Author's note: I was asked to do a sequel to 'Night flight' so here it is. Please don't ask for any more – this was painful enough to write. For those who follow my stories, this also links in with 'Chance meeting' and 'The birthday gift'.

Standard disclaimers still apply from Chapter 1.


The boys have been walking around on eggshells all day. They know all too well what day this is. It's evening now, so I am going to do what I've done this night for the last sixteen years – hole up in my room with a bottle of whisky and put Fur Elise on my personal headphones. You know, that's one piece of music that Virgil never plays? He must remember you playing that tune, and telling him about how you played it the day we met. I often wonder if the boys talk about you amongst themselves – I'm sure they do. Maybe one day I'll be able to talk to them about you. I just hope they don't realise that I talk to you like this, inside my head, and have done since the day you left us.

I can remember every detail of that day. I had dropped the older boys off at school. They were excited because I would be picking them up that afternoon on the way to the airport to collect you, and they wanted to tell you about all the things they had been doing over the weekend. I was on the way to take Alan to his playschool when the news bulletin on the car radio mentioned growing concern over a flight that had taken off from Buenos Aires the previous evening and was now reported missing. 'Missing' indeed! I had been in the airline business too long not to know what that particular euphemism meant. It took a minute for the plane's departure point to register, but when it did my heart skipped a beat. Then I paused, realising that your plane would not even have taken off yet. I glanced at my watch, trying to calculate the time difference – with luck I might even be able to catch you before you left your hotel  I dropped Alan off and hurried to my office.

My PA, Jessica, greeted me as I came in. She had been with me a long time, and had a grandson about Alan's age, so we often compared notes on their antics. I picked up the pile of mail that she handed me and asked her to put a call through to your hotel. When the call came through I asked for my wife's room.

"I am sorry, Senor," said the voice at the other end, "but I think Senora Tracy has already checked out. Hold on please while I check with my colleague."

'Damn,' I thought, 'just missed you'.

Then came the words I will never forget. "That is correct, Senor. Senora Tracy checked out yesterday afternoon. She said something about catching an earlier flight."

An icy grip enveloped my heart. I phoned South American Airlines, who confirmed that, yes, there was an Lucille Tracy on the passenger list of the missing plane, and no, there was no further news as yet. With mounting panic I started phoning my airline agents in various parts of South America, and then further afield, to see what planes I had that could help in the search. Not a lot, it seemed – those that had the range were not suitable for flying low search patterns, and those that were did not have the range to get there. My old air force friends were not able to help either. "Sorry, Jeff," one of them had said, "but you know how touchy some governments can be about their airspace. If they ask  us for help, that's one thing, but if we just go barging in we could start a small war!"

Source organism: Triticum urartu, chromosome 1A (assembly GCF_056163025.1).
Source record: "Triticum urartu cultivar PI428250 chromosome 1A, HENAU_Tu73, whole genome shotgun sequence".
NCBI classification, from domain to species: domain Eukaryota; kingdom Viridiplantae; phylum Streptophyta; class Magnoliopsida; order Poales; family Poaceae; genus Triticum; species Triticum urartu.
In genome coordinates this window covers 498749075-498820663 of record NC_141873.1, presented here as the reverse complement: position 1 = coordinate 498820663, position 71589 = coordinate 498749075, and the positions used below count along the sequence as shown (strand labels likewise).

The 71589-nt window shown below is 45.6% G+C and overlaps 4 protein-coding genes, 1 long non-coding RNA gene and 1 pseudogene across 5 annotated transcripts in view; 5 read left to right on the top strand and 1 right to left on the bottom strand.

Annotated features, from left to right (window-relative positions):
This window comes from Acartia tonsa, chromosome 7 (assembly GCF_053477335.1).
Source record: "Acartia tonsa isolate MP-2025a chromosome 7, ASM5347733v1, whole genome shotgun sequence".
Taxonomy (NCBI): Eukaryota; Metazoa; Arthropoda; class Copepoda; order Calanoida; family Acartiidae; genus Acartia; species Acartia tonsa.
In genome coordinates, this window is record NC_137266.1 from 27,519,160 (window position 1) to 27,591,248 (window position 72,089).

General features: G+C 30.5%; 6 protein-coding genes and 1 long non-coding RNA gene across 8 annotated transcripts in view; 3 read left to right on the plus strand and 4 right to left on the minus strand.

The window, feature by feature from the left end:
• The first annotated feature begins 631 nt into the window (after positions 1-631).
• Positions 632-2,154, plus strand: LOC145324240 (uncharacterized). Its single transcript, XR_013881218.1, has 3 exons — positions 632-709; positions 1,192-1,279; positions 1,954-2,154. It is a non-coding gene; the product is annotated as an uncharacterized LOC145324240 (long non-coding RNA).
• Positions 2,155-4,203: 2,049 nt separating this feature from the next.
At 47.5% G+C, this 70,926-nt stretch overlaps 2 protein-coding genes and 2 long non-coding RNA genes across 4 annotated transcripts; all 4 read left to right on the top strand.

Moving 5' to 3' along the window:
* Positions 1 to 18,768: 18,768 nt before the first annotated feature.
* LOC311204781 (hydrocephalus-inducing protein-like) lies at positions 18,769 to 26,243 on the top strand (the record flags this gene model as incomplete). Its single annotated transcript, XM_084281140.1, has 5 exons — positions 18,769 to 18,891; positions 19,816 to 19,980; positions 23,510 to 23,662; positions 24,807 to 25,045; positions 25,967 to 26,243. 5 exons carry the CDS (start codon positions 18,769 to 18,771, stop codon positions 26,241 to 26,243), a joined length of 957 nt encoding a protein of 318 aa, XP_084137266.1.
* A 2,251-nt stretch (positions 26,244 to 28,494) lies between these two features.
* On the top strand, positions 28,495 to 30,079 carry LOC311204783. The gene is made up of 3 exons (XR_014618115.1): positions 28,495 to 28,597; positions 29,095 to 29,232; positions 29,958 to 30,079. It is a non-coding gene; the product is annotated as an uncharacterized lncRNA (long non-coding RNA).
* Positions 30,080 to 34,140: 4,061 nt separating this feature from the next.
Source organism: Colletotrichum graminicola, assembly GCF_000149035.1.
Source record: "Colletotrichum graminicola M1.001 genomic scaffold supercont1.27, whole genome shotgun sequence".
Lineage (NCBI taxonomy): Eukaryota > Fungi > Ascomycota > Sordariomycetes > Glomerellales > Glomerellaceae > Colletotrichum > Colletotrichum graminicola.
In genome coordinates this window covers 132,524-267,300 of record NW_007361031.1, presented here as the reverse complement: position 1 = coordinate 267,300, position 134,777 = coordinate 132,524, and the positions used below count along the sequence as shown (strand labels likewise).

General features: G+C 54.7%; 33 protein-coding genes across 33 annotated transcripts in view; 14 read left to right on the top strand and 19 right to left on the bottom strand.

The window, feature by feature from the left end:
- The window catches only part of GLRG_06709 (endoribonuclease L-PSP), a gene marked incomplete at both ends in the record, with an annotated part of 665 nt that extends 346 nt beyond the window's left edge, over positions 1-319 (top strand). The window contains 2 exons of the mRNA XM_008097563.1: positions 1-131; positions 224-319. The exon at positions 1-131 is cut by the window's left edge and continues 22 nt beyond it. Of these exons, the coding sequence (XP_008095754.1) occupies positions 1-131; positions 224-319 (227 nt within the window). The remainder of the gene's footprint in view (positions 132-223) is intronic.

I don't know how long I sat there, clutching the telephone, trying to think of what I could do next. I had never felt so helpless. I had my own airline, for heaven's sake – you'd think I could do something! Eventually Jessica found me like that. "Come on, Jeff, I'm taking you home." You know, I think that is the only time she has ever used my first name? She must have called my mother, who collected the boys from school.

That was the longest night of my life. It was about ten hours before the news came through that wreckage had been sighted, and about another twelve before my worst fears were confirmed.

At the inquiry I made myself talk to the survivors. A stewardess told me "I am so sorry, Senor Tracy. We knew your wife was injured and we did what we could for her. But that night, it was so cold. We tried to keep the injured ones warm, but in the morning we saw she had gone." Another survivor told me how you kept saying "Tell Jeff he was right –please ask him to forgive me."

It took a long time for me to forgive you for being on that plane. I don't think I will ever forgive myself. I could have come with you – I wasn't so busy that I couldn't have spared a weekend. Then I would have been flying, not some commercial pilot who didn't even know you.

During the long wait that night I had started to form an idea. I could see the need for some sort of rescue service – a sort of high-tech version of the Red Cross. What was needed was an organisation that could deliver specialised rescue equipment where it was needed, swiftly, and without having to worry about government restrictions. It took ten years for the ingredients of my plan to come together, and another six before I saw my dream become reality.

International Rescue has been operating for a couple of months now. Lucille, you would be so proud if you could see your boys – all young men now – selflessly risking their own lives to save others. It will never bring you back, but if it gives your death some meaning it might make it easier for me to bear.

Tonight would have been our 30th wedding anniversary. Happy anniversary, my darling. I will love you always.